The plastic piece inserted in a string hole to protect the string and/or racket from damage.Early badminton rackets were solid materials such as wood or bamboo and had holes drilled in them for string. When metal rackets were introduced (1970's) some had holes punched in them for stringing. While enamel coating or rounded edges sufficed in many cases to prevent string damage, it fairly quickly became standard for plastic (nylon or equivalent) "grommets" to be added to the holes. This trend remained for composite rackets such as ceramics, fiberglass and more recently carbon fibers. Today almost all competition rackets use grommets of one form or another.


Before synthetic strings became acceptable for play, the norm was natural gut which was fibers gathered from part of the intestines (hence name "gut") of ruminants (sheep originally but more recently cows). Although synthetics never matched the playability of natural gut, synthetics do offer a very wide variety of tradeoffs in characteristics such as durability, resilience and control. Coupled with the expense of natural gut this has led most players to use synthetics.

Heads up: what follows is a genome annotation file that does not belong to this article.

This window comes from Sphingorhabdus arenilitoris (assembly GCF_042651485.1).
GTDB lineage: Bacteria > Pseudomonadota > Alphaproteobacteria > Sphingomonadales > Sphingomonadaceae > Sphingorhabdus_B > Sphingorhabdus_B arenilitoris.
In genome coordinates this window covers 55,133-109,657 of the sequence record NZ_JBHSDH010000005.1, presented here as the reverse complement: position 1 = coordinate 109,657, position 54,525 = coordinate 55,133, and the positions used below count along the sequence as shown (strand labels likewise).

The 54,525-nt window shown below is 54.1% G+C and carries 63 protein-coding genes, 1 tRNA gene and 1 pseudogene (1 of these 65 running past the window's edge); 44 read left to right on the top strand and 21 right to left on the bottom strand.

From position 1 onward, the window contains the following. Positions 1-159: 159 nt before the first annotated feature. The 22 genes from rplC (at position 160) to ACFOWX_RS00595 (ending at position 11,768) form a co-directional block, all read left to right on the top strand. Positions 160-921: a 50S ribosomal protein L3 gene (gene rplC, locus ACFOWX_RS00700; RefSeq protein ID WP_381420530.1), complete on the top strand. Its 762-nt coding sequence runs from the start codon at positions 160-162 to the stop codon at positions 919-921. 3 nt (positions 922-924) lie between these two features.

Hairpin Drop

A drop hit from below net height and very close to the net, traveling just above net height and down the other side of the net. The best hairpins are within inches of the net on both sides and are usually hit with a cut shot causing the shuttle to tumble as it clears the net.

Halfcourt Shot

A shot hit low and to midcourt, used effectively in doubles against the up-and-back formation.

Hammer Grip

Some beginners will grab the racket like a hammer (wrist and hand out straight with racket vertical) and grip tightly- and maintain that grip. This is one natural reaction to wanting to hit the shuttle hard, but of course locks the arm and wrist in place affecting both power and control. This should be fixed as a very early part of instruction.